Disadvantage: Time consuming to develop
|Low Technology/Low Immersion||Jeopardy® questions, Name that drug||[36,37]||Review Style Games||Advantage: Ease of implementation in course, highly adaptable|
Disadvantage: Less engagement
|Authors of Study||Content Area||Design||Summary of Results||Effectiveness|
|Khalafalla et al. ||Immunology–Transplantation||Divided students into teams for quizzes, cases, and Kahoot||Improved team-based scores on quizzes||Improved scores on quiz or post survey|
|Nabhani et al. ||Drug Information||Web-based quiz to assess retrieval ability in a national formulary.||93% of students felt the game helped them in the course. 55% of students had improved confidence. Significant improvement in quiz scores (p < 0.05)|
|Kavanaugh et al. ||Treatment of Diabetes||Escape Room||Improved knowledge scores on post survey (p < 0.001)|
|Berthod et al. ||Chemotherapy Good Manufacturing Practices||Escape Room||Increased scores on post survey (p < 0.001)|
|Korenoski et al. ||Toxicology/Acute Care||Lock box kit stores clues to the game. Similar to escape room design.||Increased confidence related to toxicology and post-test scores|
|Caldas et al. ||Nonsterile compounding||Escape Room||Increased median assessment scores (p < 0.001)|
|Baker et al. ||Leadership Concepts||Escape Room||Significant increase in understanding of leadership concepts (p < 0.01)|
|Eukel et al. ||Diabetes||Escape Room||Improvement in knowledge (p < 0.01)|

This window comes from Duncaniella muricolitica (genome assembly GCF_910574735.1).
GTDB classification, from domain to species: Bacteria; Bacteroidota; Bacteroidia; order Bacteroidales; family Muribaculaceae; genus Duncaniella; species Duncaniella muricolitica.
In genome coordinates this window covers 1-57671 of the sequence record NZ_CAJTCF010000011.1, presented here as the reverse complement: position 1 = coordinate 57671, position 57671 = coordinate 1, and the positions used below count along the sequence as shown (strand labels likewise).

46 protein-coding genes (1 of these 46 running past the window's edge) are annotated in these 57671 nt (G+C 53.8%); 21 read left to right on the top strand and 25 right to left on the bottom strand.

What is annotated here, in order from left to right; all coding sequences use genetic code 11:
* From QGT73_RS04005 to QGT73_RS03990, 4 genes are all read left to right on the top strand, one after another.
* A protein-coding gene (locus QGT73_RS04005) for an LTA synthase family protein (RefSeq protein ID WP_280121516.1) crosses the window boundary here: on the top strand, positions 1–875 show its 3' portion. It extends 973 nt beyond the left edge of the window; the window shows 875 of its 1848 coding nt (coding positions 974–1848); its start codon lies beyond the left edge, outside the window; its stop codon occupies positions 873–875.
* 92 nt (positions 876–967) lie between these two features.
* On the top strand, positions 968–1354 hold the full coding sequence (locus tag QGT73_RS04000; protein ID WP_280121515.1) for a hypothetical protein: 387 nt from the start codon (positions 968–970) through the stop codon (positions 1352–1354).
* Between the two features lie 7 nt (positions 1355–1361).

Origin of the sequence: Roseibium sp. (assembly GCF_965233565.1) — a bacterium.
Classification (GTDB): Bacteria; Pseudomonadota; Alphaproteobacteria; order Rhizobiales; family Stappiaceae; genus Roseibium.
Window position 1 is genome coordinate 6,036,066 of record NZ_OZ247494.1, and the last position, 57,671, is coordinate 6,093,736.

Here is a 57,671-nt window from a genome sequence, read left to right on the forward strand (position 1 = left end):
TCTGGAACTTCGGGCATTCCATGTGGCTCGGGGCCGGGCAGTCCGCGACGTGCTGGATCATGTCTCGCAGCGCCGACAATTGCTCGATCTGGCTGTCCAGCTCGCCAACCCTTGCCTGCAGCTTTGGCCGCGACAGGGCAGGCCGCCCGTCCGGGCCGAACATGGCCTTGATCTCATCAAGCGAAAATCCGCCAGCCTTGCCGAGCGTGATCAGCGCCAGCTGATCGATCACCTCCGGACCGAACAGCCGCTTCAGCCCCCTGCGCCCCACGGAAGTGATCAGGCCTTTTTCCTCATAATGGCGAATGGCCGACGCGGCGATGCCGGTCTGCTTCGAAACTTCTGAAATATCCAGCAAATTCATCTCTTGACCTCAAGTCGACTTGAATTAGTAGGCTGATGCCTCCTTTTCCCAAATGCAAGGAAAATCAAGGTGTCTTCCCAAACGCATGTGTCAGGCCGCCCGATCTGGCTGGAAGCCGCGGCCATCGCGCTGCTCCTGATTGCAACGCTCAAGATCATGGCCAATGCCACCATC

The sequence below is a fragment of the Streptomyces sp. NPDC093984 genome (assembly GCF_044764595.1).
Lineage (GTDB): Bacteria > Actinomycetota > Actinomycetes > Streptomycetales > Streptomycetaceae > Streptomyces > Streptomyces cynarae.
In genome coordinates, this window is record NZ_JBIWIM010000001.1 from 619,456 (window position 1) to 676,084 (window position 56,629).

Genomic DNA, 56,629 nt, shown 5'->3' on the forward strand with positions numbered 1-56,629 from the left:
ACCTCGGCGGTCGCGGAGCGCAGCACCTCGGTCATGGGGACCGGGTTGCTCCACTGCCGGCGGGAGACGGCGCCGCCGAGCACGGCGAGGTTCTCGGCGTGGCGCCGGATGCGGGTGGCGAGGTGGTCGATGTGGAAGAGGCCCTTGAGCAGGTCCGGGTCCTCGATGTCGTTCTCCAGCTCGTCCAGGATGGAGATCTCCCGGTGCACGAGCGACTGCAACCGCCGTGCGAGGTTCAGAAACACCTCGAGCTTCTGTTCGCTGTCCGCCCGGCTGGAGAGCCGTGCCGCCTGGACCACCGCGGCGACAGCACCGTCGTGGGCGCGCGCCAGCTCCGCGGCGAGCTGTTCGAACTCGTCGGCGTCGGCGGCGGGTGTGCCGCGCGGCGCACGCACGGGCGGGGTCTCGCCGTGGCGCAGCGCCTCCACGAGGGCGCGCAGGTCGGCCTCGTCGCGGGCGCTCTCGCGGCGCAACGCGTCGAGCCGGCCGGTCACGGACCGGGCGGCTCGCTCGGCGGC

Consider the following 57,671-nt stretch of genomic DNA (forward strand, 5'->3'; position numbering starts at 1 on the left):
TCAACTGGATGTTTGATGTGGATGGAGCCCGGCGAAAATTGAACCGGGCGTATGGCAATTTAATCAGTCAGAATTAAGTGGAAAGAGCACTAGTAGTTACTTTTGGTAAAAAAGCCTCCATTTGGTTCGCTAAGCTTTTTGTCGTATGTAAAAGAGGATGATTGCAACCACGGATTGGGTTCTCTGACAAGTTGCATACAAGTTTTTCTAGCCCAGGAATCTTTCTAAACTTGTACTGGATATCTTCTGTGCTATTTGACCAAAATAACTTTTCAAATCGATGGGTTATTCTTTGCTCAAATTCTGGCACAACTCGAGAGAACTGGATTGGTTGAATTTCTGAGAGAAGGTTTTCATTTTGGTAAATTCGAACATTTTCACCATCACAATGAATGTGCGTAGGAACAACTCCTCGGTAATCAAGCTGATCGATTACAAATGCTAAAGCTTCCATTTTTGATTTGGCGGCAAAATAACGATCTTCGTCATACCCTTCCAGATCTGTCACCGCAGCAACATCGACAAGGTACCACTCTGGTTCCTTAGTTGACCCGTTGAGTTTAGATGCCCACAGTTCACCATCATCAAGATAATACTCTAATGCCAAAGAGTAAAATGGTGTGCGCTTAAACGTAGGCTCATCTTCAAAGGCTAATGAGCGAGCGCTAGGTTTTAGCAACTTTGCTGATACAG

|Richey Smith et al. ||Perspectives of patients in poverty||Online simulation using SPENT simulator tool||Improved post-survey scores (p < 0.001)|
|Devraj et al. ||Pharmacy Management Course||Software App utilizing timed quizzes and multiple levels||Engaging app, but knowledge scores did not improve||Beneficial but no improvement in knowledge scores|
|Berger et al. ||Cough Therapy||Software that created 3D simulation of community pharmacy||No difference in clinical knowledge scores, however students felt more confident|
|Bindoff et al. ||Community Pharmacy||Software game that created 3D simulation of community pharmacy||Students found the game enjoyable, but knowledge scores did not improve significantly|
|Ee et al. ||Herbal Medicine||Mobile game utilizing simulations. Players manage a city specializing in herbal products.||No significant association between time spent playing the game and quiz scores (p = 0.236). Students felt they gained knowledge.|